An unsung hero, Hakim Nabina devoted his life to heal the ailing

Hakim Nabina has passed into legend. Three years older than Hakim Ajmal Khan, one was reminded of him when Ajmal Khan’s great-granddaughter came for admission to Hamdard University last week, accompanied by her father. While Ajmal Khan’s name lives on beyond his ancestral haveli, Sharif Manzil in Ballimaran, Hakim Nabina had no fixed abode and believed to have been born in the Walled City too, got most of his fame in South Delhi where he was brought by some dealers in Unani medicine.

Born in the same year as Rabindranath Tagore, he was 105 when Dr. S. A. Ali of Hamdard met him in 1965 to seek medication for a digestive problem. The hakim, who had probably been born blind or had lost his vision in childhood, felt the patient’s pulse and diagnosed that his heart and liver were in good trim but not his digestive system. “Did you by any chance eat arbi (yams)?” he enquired. Dr Ali confessed that he had in fact had a piece of the vegetable though he was not fond of it. The hakim told him to have light food in future and prescribed some medicine which cured his ailment. Syed Ausaf Ali, himself an octogenarian now, says Nabina lived at Hazrat Pattey Shah’s dargah, behind Humayun’s Tomb. What he prescribed was dispensed by dealers in Unani drugs. When someone complained that the charges were very high, he advised them not to go to the dispensers but take medicine from him directly.

Pattey Shah or the saint amid tree leaves was actually named Shamsuddin Ataullah and died in AD 1300 during the reign of Alauddin Khilji. He got the nickname because whenever Hazrat Nizamuddin Auliya visited his khanqah or hospice, he would hide behind bushes and tree leaves, saying he was not worthy of coming face-to-face with the Auliya. This is what has been affirmed in Sadia Dehlvi’s book on the Dargahs of Delhi. It is said that the Shah belonged to the Chishti silsila or order of saints. “During the day he would light a fire and cover himself with its ashes, while at night he slept in a grave-like hollow (something emulated by the eccentric Spanish painter Salvador Dali, who spent his nights in a coffin). When he died Hazrat Nizamuddin led the funeral prayers as per the Shah’s last wish. Hakim Nabina seems to have developed a spiritual rapport with Pattey Shah and lived most of his long life at the latter’s shrine. When he died is not known but it was probably during Indira Gandhi’s first prime ministership, which would mean that he was nearly 110 years old at that time.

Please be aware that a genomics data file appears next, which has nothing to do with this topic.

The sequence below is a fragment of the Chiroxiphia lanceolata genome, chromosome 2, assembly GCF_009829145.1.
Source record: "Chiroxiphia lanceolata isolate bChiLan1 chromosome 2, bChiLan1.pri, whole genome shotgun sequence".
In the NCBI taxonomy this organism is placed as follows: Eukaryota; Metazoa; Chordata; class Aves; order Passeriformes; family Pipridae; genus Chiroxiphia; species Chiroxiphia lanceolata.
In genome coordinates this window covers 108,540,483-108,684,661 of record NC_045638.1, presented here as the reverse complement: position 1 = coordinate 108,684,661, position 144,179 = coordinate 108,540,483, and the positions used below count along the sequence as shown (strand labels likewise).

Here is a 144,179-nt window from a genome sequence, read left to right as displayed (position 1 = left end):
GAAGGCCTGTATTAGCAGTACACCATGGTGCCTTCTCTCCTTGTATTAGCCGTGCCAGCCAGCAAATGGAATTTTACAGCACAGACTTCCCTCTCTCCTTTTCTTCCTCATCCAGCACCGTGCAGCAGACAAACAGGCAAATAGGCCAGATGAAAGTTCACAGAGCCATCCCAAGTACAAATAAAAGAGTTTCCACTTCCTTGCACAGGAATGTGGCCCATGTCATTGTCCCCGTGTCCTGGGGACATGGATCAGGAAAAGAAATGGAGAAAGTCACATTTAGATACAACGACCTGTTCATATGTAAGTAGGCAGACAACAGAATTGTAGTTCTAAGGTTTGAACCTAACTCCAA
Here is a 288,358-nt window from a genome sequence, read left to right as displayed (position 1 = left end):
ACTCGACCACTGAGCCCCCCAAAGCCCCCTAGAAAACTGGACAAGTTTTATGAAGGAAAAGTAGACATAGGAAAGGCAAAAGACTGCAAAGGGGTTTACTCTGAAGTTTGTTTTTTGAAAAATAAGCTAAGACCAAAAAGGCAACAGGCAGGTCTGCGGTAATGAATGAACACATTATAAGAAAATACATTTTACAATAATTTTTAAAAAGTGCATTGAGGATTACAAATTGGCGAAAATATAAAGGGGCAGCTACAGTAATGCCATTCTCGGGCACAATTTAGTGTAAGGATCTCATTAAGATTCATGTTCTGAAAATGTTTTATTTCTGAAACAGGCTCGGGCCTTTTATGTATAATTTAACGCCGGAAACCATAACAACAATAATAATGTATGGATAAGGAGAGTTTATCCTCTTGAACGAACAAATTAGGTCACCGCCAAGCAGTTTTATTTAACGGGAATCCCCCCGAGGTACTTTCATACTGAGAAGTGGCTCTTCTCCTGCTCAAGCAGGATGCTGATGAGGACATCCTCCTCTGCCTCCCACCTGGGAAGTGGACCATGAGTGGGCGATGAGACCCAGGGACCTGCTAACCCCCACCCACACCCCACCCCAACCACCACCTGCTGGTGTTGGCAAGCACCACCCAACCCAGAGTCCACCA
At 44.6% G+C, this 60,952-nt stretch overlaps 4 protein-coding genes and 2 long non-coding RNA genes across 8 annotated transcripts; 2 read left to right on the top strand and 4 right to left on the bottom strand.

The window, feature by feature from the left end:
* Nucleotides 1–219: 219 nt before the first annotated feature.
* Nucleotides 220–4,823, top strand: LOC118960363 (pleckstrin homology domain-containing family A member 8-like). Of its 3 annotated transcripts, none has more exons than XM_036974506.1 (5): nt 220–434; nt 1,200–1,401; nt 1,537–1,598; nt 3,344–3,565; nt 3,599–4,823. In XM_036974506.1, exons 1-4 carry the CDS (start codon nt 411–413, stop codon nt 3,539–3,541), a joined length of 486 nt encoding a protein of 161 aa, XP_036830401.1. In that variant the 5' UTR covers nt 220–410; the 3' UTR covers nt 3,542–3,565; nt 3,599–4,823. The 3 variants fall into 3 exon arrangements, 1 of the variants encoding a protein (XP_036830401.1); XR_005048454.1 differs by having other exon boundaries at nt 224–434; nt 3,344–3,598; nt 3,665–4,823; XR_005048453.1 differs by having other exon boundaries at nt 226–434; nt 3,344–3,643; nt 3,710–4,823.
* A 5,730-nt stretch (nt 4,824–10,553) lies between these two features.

The hakim is not to be confused with Hafiz Nabina Doliwale, the blind mendicant who lived under a tree near the southern gate of the Jama Masjid. Nobody knew his real name also, except that he was one who could recite the Quran by heart (Hafiz), was blind (Nabina), wore no clothes and loved to travel free in a doli or palanquin. He and Hakim Nabina were both born in the same year (1860), when Bahadur Shah Zafar was passing his last days in Rangoon. But Hafiz Nabina died at the age of 87 much before the hakim sahib. Everybody in the city knew him and he also finds mention in Ahmed Ali’s “Twilight in Delhi” as he often visited the hero of the book, Mir Nihal. He was regarded as a majzoob (a man possessed), lost in himself and supposed to be in contact with the jinns, without much care for hygiene.

However Hakim Nabina, despite his mystical leanings, never gave the impression that he was a majzoob. His direct communion was with Pattey Shah and he passed his life in the service of those who came to him to be healed. That he could tell a patient what his illness was merely by touching him and pointing out, “Thou ailest here and here,” was a sign of his deep knowledge of human nature and anatomy and the Unani system of medication. Like Hafiz Nabina, he was a recluse but of a different sort who did not discard the ways of the world in matters of dress, behaviour and etiquette. Old-timers remember him as a worthy contemporary of Hakim Ajmal Khan, who had acquired the halo of Massiha (messiah) of the ailing populace!